Wake Up To Politics - October 1, 2019
I'm Gabe Fleisher, reporting live from WUTP World HQ in my bedroom. It’s Tuesday, October 1, 2019. 35 days until Election Day 2019. 125 days until the 2020 Iowa caucuses. 399 days until Election Day 2020. Have comments, questions, suggestions, or tips? Email me at firstname.lastname@example.org. Happy October, and L'Shana Tova to those of you who celebrated Rosh Hashanah on Monday!
More details of Trump's contacts with foreign leaders emerge as House impeachment probe accelerates
Two new stories emerged on Monday about President Donald Trump and his advisers asking foreign governments for help with investigations they hope will hurt domestic adversaries:
- The New York Times reported on a recent phone call during which President Trump pushed Australian Prime Minister Scott Morrison to help Attorney General William Barr gather information for a Justice Department probe into the origins of special counsel Robert Mueller's investigation. (The FBI's inquiry into Trump campaign ties to Russia, which Mueller later picked up, was opened after a tip from an Australian diplomat.)
- The Washington Post reported on a series of private meetings Attorney General Barr has held overseas seeking help from foreign intelligence officials with the Justice Department review of U.S. intelligence agencies' investigation of ties between the Trump campaign and Russia. Barr has already made overtures to British and Italian intelligence officials. (One of the topics being pursued by the DOJ is European academic Joseph Mifsud's role in the FBI's Trump probe. Misfud has ties to both Italy and the United Kingdom.)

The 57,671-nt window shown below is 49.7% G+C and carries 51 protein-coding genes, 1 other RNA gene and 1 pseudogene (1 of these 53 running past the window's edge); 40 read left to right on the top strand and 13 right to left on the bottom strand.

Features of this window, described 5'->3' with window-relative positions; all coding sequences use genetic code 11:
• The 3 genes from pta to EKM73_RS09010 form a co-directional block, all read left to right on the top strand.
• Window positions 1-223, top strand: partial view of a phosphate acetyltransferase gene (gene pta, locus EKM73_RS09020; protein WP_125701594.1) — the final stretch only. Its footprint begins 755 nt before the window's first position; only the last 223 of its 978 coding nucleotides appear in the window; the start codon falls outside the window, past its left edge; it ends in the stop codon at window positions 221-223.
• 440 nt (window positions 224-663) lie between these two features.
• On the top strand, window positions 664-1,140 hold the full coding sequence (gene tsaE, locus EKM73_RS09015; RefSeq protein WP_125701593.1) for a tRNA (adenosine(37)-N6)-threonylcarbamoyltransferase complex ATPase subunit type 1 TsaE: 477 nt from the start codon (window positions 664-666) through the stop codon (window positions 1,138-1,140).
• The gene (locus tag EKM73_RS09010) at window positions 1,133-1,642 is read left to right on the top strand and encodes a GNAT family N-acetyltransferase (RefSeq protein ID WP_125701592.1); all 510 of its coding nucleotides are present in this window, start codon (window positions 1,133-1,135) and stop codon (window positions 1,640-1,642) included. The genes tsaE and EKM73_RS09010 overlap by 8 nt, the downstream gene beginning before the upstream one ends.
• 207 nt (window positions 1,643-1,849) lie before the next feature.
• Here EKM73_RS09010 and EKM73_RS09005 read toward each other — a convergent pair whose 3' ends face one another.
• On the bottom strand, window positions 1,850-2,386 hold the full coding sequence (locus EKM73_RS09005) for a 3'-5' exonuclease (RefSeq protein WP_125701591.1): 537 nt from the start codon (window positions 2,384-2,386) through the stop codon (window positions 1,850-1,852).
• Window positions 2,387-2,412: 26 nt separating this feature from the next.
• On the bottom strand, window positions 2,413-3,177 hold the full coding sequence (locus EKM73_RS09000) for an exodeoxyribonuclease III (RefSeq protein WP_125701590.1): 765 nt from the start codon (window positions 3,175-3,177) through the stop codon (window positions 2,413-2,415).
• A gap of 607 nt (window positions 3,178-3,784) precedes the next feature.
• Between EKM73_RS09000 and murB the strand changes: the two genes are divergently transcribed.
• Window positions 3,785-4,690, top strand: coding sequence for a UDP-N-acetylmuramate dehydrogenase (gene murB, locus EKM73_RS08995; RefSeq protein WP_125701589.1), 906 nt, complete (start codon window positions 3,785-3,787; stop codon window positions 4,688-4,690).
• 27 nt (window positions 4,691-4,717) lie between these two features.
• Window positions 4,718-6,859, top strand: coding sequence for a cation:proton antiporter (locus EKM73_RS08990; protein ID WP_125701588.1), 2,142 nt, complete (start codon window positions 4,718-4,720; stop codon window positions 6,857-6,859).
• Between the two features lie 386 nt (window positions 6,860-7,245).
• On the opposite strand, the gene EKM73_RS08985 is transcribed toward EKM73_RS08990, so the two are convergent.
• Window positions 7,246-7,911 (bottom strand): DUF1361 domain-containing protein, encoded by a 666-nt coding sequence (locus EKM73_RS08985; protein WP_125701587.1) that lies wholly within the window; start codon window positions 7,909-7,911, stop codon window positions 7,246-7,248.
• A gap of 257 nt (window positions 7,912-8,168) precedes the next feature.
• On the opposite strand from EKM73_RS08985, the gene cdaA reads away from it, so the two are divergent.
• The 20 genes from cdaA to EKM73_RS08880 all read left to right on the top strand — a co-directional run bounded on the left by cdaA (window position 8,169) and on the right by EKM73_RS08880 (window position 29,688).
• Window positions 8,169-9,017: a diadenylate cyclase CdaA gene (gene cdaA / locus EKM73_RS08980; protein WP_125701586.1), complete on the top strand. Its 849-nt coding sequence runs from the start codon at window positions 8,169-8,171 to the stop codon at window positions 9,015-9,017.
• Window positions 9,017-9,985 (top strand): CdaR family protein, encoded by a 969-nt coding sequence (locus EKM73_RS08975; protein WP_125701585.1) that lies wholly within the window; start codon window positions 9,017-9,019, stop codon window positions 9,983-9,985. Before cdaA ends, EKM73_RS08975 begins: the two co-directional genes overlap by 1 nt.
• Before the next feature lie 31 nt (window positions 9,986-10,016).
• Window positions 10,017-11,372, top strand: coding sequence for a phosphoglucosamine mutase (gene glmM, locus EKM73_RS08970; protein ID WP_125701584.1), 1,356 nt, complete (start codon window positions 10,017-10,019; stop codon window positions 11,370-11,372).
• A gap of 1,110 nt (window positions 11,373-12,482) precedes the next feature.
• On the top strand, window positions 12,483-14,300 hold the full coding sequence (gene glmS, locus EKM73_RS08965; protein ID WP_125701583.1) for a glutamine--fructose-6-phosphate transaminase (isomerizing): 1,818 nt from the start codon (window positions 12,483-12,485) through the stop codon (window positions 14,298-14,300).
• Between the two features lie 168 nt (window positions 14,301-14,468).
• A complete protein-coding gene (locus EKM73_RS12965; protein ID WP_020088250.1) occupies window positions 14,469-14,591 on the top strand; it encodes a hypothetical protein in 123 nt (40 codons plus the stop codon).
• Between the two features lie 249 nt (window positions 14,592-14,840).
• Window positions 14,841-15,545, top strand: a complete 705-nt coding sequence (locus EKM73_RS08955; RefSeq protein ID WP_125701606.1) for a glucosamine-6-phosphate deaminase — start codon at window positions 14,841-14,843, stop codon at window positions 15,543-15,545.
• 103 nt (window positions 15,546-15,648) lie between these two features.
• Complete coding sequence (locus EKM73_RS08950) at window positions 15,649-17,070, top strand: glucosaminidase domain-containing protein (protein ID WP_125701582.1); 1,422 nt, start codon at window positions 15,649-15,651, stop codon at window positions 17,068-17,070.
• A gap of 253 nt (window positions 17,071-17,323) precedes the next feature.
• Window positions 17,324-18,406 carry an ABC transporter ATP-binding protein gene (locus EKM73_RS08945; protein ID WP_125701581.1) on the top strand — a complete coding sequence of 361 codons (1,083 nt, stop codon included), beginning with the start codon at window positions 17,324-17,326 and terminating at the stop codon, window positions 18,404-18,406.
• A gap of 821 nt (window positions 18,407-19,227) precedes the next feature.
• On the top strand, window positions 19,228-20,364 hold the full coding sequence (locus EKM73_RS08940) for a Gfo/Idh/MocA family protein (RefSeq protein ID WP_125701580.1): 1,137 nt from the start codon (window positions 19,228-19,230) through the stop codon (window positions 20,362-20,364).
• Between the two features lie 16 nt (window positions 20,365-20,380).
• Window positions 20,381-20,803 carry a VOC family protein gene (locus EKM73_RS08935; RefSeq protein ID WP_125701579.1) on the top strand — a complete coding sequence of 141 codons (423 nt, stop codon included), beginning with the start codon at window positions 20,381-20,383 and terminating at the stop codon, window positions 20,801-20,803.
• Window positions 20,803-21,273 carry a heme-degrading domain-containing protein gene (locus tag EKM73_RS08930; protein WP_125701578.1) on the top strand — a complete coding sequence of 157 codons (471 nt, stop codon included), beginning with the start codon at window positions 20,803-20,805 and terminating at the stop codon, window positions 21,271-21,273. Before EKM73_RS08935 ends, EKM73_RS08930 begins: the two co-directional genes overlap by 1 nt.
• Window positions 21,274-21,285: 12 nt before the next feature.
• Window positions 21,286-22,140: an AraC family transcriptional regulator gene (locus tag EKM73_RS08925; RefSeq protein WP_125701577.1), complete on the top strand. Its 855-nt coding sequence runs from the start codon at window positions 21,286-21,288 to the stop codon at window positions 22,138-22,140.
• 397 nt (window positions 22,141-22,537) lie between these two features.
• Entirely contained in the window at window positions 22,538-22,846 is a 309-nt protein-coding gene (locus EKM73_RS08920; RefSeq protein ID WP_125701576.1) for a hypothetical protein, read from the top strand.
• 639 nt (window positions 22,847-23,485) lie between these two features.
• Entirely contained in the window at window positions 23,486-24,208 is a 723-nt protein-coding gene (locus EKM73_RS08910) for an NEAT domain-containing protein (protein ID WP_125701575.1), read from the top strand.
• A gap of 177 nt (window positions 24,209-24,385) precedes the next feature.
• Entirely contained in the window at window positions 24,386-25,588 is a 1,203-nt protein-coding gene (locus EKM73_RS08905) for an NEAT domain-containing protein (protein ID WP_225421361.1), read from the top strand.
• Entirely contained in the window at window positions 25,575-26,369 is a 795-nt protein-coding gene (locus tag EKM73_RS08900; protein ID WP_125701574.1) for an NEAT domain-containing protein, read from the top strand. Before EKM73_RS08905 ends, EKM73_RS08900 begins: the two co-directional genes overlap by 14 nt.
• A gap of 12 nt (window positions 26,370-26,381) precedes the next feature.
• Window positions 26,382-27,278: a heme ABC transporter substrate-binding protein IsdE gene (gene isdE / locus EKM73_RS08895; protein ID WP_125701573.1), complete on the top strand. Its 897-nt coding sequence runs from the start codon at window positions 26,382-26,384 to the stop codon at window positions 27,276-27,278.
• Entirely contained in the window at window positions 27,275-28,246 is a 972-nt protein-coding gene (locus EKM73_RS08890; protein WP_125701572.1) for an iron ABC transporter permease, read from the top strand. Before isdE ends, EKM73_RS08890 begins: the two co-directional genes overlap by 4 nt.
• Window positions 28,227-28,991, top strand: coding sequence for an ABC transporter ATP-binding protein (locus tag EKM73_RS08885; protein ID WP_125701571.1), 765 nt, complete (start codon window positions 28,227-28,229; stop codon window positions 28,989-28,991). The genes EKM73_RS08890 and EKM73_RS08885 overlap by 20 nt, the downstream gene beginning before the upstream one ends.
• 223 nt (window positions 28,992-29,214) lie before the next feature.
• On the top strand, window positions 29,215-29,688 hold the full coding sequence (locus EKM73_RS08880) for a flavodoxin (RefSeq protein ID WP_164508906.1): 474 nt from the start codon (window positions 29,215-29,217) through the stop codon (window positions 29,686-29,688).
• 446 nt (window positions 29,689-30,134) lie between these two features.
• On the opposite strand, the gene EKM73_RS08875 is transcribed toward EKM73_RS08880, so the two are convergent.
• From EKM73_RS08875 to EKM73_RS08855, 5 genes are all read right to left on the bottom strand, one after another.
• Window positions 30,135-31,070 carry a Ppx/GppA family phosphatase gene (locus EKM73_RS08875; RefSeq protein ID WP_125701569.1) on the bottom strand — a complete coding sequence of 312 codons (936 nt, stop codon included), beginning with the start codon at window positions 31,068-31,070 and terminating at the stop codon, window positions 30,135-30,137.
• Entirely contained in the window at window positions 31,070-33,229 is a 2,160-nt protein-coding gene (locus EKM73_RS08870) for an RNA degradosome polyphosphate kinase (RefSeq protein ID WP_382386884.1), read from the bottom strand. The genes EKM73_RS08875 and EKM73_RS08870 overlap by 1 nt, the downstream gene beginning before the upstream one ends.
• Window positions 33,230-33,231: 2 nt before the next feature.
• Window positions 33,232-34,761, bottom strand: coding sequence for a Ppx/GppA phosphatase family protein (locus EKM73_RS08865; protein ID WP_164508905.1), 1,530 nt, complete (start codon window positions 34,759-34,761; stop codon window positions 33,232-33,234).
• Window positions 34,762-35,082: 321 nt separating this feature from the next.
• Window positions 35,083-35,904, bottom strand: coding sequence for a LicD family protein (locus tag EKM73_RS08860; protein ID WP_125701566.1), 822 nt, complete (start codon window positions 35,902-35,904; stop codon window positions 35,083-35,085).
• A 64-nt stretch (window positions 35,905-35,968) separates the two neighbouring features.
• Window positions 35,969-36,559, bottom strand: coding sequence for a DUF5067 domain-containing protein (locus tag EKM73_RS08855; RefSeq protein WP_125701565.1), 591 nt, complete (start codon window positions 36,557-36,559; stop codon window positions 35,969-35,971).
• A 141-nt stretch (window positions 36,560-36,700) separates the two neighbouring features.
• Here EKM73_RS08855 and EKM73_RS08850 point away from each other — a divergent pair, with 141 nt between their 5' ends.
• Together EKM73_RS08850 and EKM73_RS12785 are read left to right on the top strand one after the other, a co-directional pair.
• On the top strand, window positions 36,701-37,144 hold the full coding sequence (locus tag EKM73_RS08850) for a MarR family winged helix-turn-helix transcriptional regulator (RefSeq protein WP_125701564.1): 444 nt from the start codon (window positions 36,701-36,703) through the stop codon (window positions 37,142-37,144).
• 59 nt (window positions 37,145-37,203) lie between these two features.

These new reports came in the week after details surrounding a series of President Trump's conversations with foreign leaders first emerged, including his July phone call pressuring Ukrainian President Volodymyr Zelensky to investigate former Vice President Joe Biden and the 2016 election (which was revealed by a whistleblower complaint which sparked an impeachment inquiry into the president) and his 2017 meeting with Russian officials in which he expressed indifference towards Moscow's interference in the 2016 election (which was first reported by The Washington Post on Friday evening).
Records of Trump's calls with Prime Minister Morrison and President Zelensky, as well as his meeting with the Russian officials (and additional calls to Russian President Vladimir Putin and Saudi Crown Prince Mohammed bin Salman, according to CNN), were all restricted to a smaller circle of White House aides than is normal for presidential communications with foreign leaders. The Trump administration's classification of records relating to the president's contacts with foreign officials is a central part of the House Democrats' newly opened impeachment inquiry, following the whistleblower's allegation that the White House attempted to "lock down" access to the transcript of the Trump-Zelensky call.
As The Times wrote, the new reports continue to display a pattern of President Trump "using high-level diplomacy to advance his personal political interests" and show the extent to which Trump views Attorney General Barr "as a crucial partner" in his attempts to discredit the Mueller probe and pursue politically-motivated investigations. According to a reconstructed transcript of his call with the Ukrainian president, Trump also named Barr as being a key figure pushing for the investigations into Biden and the 2016 campaign, along with the president's personal attorney Rudy Giuliani.
Meanwhile, the House impeachment inquiry into President Trump has continued to accelerate rapidly in recent days, as lawmakers announced the investigation's first round of subpoenas. The chairmen of the House Foreign Affairs, Intelligence, and Oversight Committees issued subpoenas to Secretary of State Mike Pompeo on Friday and to Giuliani on Monday, demanding both Trump advisers turn over documents related to contracts with Ukraine. (Giuliani was the central figure in the pressure campaign to pressure Ukraine into investigating Joe Biden; Pompeo also played a role in the efforts and, according to The Wall Street Journal, participated in Trump's call to Zelensky.)
"Your failure or refusal to comply with the subpoena shall constitute evidence of obstruction of the House's impeachment inquiry," the House chairmen wrote in both document requests.